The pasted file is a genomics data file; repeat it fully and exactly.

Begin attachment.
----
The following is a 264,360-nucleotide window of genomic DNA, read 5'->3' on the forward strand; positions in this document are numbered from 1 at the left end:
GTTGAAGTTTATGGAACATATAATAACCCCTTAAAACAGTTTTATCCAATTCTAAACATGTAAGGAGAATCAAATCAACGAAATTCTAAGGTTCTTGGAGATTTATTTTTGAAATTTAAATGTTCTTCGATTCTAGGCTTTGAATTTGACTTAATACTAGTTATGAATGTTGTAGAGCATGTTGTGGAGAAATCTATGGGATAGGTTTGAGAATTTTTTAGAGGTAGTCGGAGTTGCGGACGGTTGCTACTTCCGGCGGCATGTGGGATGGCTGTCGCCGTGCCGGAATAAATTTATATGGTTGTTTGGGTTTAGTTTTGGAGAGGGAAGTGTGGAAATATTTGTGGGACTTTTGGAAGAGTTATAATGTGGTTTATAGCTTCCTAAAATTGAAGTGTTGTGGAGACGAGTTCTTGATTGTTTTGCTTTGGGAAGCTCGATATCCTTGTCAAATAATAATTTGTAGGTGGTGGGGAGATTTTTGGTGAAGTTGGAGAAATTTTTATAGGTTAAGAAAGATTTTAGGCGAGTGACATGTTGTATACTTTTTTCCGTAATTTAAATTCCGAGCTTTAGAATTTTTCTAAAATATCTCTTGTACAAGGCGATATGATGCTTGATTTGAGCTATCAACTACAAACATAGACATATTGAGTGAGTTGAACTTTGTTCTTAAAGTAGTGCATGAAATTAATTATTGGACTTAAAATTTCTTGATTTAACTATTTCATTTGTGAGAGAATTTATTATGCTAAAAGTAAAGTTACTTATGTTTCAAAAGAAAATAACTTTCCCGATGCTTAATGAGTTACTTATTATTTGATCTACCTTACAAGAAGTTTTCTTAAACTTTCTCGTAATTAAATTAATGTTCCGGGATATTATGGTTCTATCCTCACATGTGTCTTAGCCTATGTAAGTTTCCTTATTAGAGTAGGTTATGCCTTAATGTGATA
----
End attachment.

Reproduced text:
The following is a 264,360-nucleotide window of genomic DNA, read 5'->3' on the forward strand; positions in this document are numbered from 1 at the left end:
GTTGAAGTTTATGGAACATATAATAACCCCTTAAAACAGTTTTATCCAATTCTAAACATGTAAGGAGAATCAAATCAACGAAATTCTAAGGTTCTTGGAGATTTATTTTTGAAATTTAAATGTTCTTCGATTCTAGGCTTTGAATTTGACTTAATACTAGTTATGAATGTTGTAGAGCATGTTGTGGAGAAATCTATGGGATAGGTTTGAGAATTTTTTAGAGGTAGTCGGAGTTGCGGACGGTTGCTACTTCCGGCGGCATGTGGGATGGCTGTCGCCGTGCCGGAATAAATTTATATGGTTGTTTGGGTTTAGTTTTGGAGAGGGAAGTGTGGAAATATTTGTGGGACTTTTGGAAGAGTTATAATGTGGTTTATAGCTTCCTAAAATTGAAGTGTTGTGGAGACGAGTTCTTGATTGTTTTGCTTTGGGAAGCTCGATATCCTTGTCAAATAATAATTTGTAGGTGGTGGGGAGATTTTTGGTGAAGTTGGAGAAATTTTTATAGGTTAAGAAAGATTTTAGGCGAGTGACATGTTGTATACTTTTTTCCGTAATTTAAATTCCGAGCTTTAGAATTTTTCTAAAATATCTCTTGTACAAGGCGATATGATGCTTGATTTGAGCTATCAACTACAAACATAGACATATTGAGTGAGTTGAACTTTGTTCTTAAAGTAGTGCATGAAATTAATTATTGGACTTAAAATTTCTTGATTTAACTATTTCATTTGTGAGAGAATTTATTATGCTAAAAGTAAAGTTACTTATGTTTCAAAAGAAAATAACTTTCCCGATGCTTAATGAGTTACTTATTATTTGATCTACCTTACAAGAAGTTTTCTTAAACTTTCTCGTAATTAAATTAATGTTCCGGGATATTATGGTTCTATCCTCACATGTGTCTTAGCCTATGTAAGTTTCCTTATTAGAGTAGGTTATGCCTTAATGTGATA